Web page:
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Saturday, December 20, 2014

Fracking now being considered close by, where *your* air and *your* water will be affected...

Quote from Professor Tony Ingraffea, civil and environmental engineer, professor emeritus at Cornell University, president of Physicians, Scientists and Engineers for Healthy Energy, Inc.. (Dr. Ingraffea's research concentrates on computer simulation and physical testing of complex fracturing - fracking - processes. In 2011, TIME Magazine named him one of its "People Who Mattered".)

"(S)hale gas, unlike previous conventional gas developments, is extremely intense. We have to have many, many wells per square mile—eight, nine, 10 wells per square mile. That means entire regions would have to see tens of thousands of wells. The prospective was that upstate New York was going to be patterned, checkerboard pattern, a pad every mile in one direction, every two miles in another direction, as far as the eye could see. And that means that we increase the risk of all the bad things that can happen when you drill a hole in the ground and when you try to extract enormous amounts of natural gas. There can be leaks. There can be failures. There can be transportation problems. There can be pipeline problems, compressor station problems, processor unit problems, storage problems. All of these lead to potential contamination of water supplies, underground drinking water supplies for people in private water wells, which is quite prevalent in upstate New York, and air contamination.

We all breathe the same air. We’re all downstream, as Dr. Steingraber’s book points out. You can’t isolate shale gas from the people. It makes the people be part of the shale gas-industrial operation. And the people of New York state, using their democratic powers, informed the governors of New York state that they wanted the science to declare whether a policy allowing shale gas development in New York was appropriate—19.8 million people in the state—on the one hand, their health; on the other hand, the potential, and now unrealizable, wealth of a few hundred people and a few foreign corporations. I think the decision became very clear for Governor Cuomo this week. [...]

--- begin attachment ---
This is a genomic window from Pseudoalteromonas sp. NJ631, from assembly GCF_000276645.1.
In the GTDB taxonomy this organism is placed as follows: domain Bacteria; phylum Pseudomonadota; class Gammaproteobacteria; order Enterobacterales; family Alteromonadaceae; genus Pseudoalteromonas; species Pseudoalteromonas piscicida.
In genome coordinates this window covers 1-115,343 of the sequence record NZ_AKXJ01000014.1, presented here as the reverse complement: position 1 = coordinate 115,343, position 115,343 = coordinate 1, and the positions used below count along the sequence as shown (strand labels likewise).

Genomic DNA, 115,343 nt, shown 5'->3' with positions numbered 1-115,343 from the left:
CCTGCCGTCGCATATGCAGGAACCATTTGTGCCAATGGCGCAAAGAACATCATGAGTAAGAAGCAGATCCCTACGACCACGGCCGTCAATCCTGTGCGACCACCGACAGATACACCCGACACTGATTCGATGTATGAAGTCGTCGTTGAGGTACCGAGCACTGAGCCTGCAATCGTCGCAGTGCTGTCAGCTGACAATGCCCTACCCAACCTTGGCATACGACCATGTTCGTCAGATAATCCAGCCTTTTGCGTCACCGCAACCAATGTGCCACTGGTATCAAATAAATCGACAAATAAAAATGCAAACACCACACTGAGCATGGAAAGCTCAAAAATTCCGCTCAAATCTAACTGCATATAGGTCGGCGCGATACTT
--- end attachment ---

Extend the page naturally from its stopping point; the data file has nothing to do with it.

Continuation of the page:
(S)hale gas development, despite what the president of the American petroleum association says—American Petroleum Institute says, is a new process. Developing shale gas is not your grandmother’s and grandfather’s oil and gas well in Texas. It’s an entirely new process. It’s orders of magnitude large in scale. The number of wells, the time it takes to drill wells, the amount of fracking fluid that’s used to stimulate the wells, the amount of waste that’s produced, the amount of ancillary infrastructure, pipelines, compressor station, processing units—all of that makes it different."

Ingraffea, one of the country's leading experts on hydrofracking - a Cornell professor, a civil engineer - says fracking is not safe, that the science now available is proving our health is at risk given current fracking practices... . Wake up, folks living in is time to follow the New Yorkers who pressured their government to stop this before it gets truly started in our backyards.